social change

Ithaca: Citizenship Education Program

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The Dorothy Cotton Institute (DCI) is offering the Citizenship Education Program over 3 Sundays: Sept. 21, 28, and Oct.5, at beautiful La Tourelle Inn on Rt. 96B South Hill.

Please read the flyer and share this with anyone you know who wants to

  • develop their ability to take direct action nonviolently,

  • communicate effectively and build support for the issues they care about,

  • get beyond internal, interpersonal and institutional stumbling blocks for positive change,

  • exercise their rights, use their power and make a difference in this world.

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Nominees sought for MLK Peacemaker Award

The Community Dispute Resolution Center and the Greater Ithaca Activities Center are seeking nominations for the 16th annual Martin Luther King Jr. Peacemaker Award.

The award is given to an individual or organization who works non-violently for change, who brings people together to resolve differences or promote social justice, and whose work benefits the Tompkins County community.

Nominations should consist of a letter of one or two pages on why the nominee should win the award and be sent to CDRC, 120 Martin Luther King Jr. St., Ithaca, NY 14850, or emailed to cdrc@cdrc.org by Dec. 16.

The award will be presented at the MLK Community Breakfast at 9 a.m. Jan. 18 at the Beverly J. Martin Elementary School gymnasium.

Link: Nominees sought for MLK Peacemaker Award (Ithaca Journal)

Why I think all guns should be destroyed

I just read this article about the father of one of the people killed in Newtown, testifying at a Senate Judiciary Committee hearing on an assault weapons ban, and I felt compelled to say, publicly: I think all guns, missiles, and bombs (with the possible exception of internationally-held systems for meteor defense — I think ahead!) should be melted down or otherwise destroyed. Let’s throw mines in there too.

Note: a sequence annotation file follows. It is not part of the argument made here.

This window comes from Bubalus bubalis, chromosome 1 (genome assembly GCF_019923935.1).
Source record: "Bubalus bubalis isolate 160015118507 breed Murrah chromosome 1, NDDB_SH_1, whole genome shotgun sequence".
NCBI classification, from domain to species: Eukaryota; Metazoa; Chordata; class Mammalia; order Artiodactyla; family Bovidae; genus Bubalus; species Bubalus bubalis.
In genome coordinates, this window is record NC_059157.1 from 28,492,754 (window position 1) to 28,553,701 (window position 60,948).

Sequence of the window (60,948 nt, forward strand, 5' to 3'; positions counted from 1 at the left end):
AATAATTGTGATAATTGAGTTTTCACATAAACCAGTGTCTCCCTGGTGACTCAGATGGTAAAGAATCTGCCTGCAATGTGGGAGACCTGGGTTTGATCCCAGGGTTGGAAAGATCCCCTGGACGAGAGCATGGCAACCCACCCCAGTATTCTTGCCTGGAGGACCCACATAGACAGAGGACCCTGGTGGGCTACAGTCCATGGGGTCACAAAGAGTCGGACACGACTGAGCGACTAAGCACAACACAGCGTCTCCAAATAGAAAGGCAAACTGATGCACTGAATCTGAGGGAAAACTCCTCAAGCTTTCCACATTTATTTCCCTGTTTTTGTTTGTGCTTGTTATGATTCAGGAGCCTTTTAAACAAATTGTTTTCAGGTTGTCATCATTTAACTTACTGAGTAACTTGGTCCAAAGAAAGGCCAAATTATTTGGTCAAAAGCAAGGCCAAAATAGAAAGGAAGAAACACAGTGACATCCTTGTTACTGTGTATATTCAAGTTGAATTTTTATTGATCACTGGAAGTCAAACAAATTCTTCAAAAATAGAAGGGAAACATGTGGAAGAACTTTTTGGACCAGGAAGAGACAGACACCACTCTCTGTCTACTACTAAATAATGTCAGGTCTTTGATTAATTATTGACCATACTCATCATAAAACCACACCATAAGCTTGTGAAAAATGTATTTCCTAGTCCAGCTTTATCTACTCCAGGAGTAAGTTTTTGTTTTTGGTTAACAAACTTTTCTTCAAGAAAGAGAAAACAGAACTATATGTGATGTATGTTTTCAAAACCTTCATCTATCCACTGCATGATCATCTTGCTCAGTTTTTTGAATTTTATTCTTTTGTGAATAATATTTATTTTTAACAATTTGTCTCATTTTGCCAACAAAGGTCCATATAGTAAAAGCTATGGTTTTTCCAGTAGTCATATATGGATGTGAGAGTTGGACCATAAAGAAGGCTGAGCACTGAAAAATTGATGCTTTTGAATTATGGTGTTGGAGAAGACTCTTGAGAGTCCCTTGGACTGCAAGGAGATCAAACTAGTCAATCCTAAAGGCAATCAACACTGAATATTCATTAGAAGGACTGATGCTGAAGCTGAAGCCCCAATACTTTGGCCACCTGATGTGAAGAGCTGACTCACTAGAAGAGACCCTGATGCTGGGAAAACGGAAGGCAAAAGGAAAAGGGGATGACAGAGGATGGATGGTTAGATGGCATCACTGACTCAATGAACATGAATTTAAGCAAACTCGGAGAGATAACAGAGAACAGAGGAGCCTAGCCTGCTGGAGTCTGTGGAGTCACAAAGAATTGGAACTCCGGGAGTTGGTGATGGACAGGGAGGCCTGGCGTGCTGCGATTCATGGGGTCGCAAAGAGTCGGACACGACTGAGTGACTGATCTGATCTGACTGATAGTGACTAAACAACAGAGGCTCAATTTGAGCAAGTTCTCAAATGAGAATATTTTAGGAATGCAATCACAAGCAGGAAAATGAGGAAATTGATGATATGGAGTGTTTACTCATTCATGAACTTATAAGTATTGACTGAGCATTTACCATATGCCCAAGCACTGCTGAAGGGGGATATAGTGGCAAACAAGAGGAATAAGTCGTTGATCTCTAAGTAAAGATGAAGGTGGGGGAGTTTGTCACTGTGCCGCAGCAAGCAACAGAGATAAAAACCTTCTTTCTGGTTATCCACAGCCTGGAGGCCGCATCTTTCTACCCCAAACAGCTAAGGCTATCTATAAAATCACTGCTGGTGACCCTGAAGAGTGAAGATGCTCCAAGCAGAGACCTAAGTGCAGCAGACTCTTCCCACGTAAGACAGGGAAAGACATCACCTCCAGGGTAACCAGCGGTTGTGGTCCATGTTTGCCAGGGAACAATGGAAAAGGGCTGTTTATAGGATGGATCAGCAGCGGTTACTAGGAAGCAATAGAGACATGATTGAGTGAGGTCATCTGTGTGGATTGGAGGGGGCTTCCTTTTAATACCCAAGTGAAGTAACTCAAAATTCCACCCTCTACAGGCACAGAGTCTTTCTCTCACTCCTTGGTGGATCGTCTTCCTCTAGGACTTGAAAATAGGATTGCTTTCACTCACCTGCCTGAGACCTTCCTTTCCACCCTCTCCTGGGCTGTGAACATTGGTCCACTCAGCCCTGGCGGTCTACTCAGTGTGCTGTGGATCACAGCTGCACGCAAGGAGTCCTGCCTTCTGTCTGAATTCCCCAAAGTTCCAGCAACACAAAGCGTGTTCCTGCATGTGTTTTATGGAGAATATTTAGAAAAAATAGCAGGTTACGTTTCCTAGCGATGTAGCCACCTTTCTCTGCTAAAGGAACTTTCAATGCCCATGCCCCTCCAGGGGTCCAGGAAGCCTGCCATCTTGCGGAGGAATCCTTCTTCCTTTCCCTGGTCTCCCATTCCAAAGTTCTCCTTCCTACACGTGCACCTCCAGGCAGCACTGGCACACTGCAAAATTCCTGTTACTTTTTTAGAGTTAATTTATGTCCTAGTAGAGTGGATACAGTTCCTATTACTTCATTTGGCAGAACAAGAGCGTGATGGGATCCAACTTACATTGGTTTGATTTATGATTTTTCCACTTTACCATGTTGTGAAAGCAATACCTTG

This is why: right now, almost anyone can go out and buy a lot of deadly weapons. If one of them decided to go crazy, or just to be desperate and unhappy and in my area, they could do whatever they wanted to me, because they have a gun. If they only had a knife, or even a bow and arrow (though that would be really, really weird…), I could lock my door and fend them off. But if they have a gun, they can shoot right through my door, my walls, my windows. My only defense from this is to get a gun, myself, but statistics show me that I would be much more likely to accidentally kill myself or a family member than any intruder. I also like to go hiking, and have to put up with whole seasons of the year when people may or may not accidentally shoot me because they’re busy trying to track down and slaughter various defenseless animals. I have had absolutely no say in this whole situation. Basically I have found myself born into a world where people around me feel so strongly about bloodsports and faulty, outdated interpretations of our constitution (last I checked, an assault weapon was nothing like a musket, and a Libertarian does not a Militia member make), and as such, I have to be in daily fear of random violence, and have to feel pushed to join in that violence myself, just to defend myself and my family. That is totally unfair. I’m just using myself as an example here; this applies to all of us. And this is why I think guns have no place in civil society.

Guns are machines made solely to kill sentient beings. That is their purpose. I view them as a terrible mistake, and I hope that some day, we human beings will recognize the error of our ways. Imagine a world where no one ever has to fear a stray bullet. I want to live in that world, and I believe we will not get there unless each of us takes a stand and says NO to this cycle of violence.

Masculinity in the kitchen

In Do We Have The Courage To Raise Our Sons More Like Our Daughters?, Lynn Beisner tells a story about how changing gender norms have allowed her to continue a treasured family tradition of passing on a beloved (presumably non-vegan, but that’s not the point here!) toffee recipe — because her son was ready to take up the torch when her daughter wasn’t. She writes,

I love how my son is challenging all of the gender assumptions I didn’t even know I still had. I love that somehow, against all odds, I managed to raise a guy who cannot have his masculinity threatened because it does not reside in what other people think of him.

As I read this lovely post, I thought of all of the amazing vegan men I know, who are willing to stop eating animals, though so many human cultures seem to equate meat eating and dominance over nature with masculinity. I love that so many men are becoming so willing to help build a more equitable, peaceful, cooperative culture, in these different ways. Maybe the kitchen is a good place to start, since it’s a place where women and animals have been oppressed for a long time.

Maybe one day women won’t fear men, and animals won’t fear humans. Can we make that happen, together?